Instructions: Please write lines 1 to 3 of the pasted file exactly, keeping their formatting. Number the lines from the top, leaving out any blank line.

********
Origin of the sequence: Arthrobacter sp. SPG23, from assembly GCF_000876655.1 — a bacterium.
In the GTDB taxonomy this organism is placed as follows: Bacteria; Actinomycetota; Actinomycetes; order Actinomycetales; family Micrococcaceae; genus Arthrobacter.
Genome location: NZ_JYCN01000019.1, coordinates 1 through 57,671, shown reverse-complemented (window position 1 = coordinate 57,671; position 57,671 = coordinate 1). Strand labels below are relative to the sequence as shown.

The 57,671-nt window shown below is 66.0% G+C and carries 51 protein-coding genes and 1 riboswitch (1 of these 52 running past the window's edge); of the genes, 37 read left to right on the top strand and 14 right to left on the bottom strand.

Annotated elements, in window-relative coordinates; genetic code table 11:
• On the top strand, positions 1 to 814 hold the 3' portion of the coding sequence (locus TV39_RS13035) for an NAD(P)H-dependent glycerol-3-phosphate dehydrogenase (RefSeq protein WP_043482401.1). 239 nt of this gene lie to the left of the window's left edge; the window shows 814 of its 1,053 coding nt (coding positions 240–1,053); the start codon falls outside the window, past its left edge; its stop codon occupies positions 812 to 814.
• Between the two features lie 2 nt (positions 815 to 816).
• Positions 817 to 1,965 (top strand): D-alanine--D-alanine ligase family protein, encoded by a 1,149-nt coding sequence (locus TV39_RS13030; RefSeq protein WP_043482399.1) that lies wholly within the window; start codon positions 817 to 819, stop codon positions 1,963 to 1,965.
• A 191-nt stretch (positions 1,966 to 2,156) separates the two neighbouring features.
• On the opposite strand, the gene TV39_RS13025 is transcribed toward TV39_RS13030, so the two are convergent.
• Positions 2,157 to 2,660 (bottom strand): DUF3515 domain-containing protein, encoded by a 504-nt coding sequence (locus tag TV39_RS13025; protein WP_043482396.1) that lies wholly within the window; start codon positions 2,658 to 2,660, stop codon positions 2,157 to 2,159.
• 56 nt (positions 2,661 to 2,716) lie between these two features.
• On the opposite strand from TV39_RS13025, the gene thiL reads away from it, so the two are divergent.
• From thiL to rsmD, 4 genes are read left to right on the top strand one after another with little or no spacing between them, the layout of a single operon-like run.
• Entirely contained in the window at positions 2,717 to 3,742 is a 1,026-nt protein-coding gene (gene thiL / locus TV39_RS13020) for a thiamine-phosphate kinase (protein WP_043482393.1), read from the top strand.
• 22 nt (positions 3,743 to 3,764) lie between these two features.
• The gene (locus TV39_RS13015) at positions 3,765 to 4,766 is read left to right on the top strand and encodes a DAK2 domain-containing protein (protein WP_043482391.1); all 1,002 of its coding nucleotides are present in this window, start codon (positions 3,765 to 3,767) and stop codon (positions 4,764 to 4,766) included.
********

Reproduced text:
Origin of the sequence: Arthrobacter sp. SPG23, from assembly GCF_000876655.1 — a bacterium.
In the GTDB taxonomy this organism is placed as follows: Bacteria; Actinomycetota; Actinomycetes; order Actinomycetales; family Micrococcaceae; genus Arthrobacter.
Genome location: NZ_JYCN01000019.1, coordinates 1 through 57,671, shown reverse-complemented (window position 1 = coordinate 57,671; position 57,671 = coordinate 1). Strand labels below are relative to the sequence as shown.